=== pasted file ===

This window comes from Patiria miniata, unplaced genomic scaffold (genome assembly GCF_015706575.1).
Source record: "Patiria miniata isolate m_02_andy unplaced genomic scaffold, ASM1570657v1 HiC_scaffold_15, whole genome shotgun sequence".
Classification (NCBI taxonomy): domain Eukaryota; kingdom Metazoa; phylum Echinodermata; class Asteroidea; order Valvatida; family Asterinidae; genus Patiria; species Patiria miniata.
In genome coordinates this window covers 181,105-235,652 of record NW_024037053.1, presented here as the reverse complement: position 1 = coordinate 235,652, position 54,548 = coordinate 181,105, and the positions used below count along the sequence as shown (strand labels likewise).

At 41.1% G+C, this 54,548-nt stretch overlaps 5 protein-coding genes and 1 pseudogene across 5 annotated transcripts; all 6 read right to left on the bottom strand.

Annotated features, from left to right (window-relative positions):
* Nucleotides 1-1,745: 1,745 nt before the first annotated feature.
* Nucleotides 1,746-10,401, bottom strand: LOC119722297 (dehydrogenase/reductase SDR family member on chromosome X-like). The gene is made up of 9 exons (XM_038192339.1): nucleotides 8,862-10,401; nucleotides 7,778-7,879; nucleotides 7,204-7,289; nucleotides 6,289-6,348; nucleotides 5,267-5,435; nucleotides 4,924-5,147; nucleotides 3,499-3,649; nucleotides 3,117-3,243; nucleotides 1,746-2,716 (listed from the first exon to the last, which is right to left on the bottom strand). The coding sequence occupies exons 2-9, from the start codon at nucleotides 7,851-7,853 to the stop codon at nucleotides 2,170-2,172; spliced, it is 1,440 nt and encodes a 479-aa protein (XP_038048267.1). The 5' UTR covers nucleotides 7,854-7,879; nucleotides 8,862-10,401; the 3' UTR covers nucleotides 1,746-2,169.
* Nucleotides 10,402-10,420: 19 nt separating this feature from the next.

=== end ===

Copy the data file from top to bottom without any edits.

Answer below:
This window comes from Patiria miniata, unplaced genomic scaffold (genome assembly GCF_015706575.1).
Source record: "Patiria miniata isolate m_02_andy unplaced genomic scaffold, ASM1570657v1 HiC_scaffold_15, whole genome shotgun sequence".
Classification (NCBI taxonomy): domain Eukaryota; kingdom Metazoa; phylum Echinodermata; class Asteroidea; order Valvatida; family Asterinidae; genus Patiria; species Patiria miniata.
In genome coordinates this window covers 181,105-235,652 of record NW_024037053.1, presented here as the reverse complement: position 1 = coordinate 235,652, position 54,548 = coordinate 181,105, and the positions used below count along the sequence as shown (strand labels likewise).

At 41.1% G+C, this 54,548-nt stretch overlaps 5 protein-coding genes and 1 pseudogene across 5 annotated transcripts; all 6 read right to left on the bottom strand.

Annotated features, from left to right (window-relative positions):
* Nucleotides 1-1,745: 1,745 nt before the first annotated feature.
* Nucleotides 1,746-10,401, bottom strand: LOC119722297 (dehydrogenase/reductase SDR family member on chromosome X-like). The gene is made up of 9 exons (XM_038192339.1): nucleotides 8,862-10,401; nucleotides 7,778-7,879; nucleotides 7,204-7,289; nucleotides 6,289-6,348; nucleotides 5,267-5,435; nucleotides 4,924-5,147; nucleotides 3,499-3,649; nucleotides 3,117-3,243; nucleotides 1,746-2,716 (listed from the first exon to the last, which is right to left on the bottom strand). The coding sequence occupies exons 2-9, from the start codon at nucleotides 7,851-7,853 to the stop codon at nucleotides 2,170-2,172; spliced, it is 1,440 nt and encodes a 479-aa protein (XP_038048267.1). The 5' UTR covers nucleotides 7,854-7,879; nucleotides 8,862-10,401; the 3' UTR covers nucleotides 1,746-2,169.
* Nucleotides 10,402-10,420: 19 nt separating this feature from the next.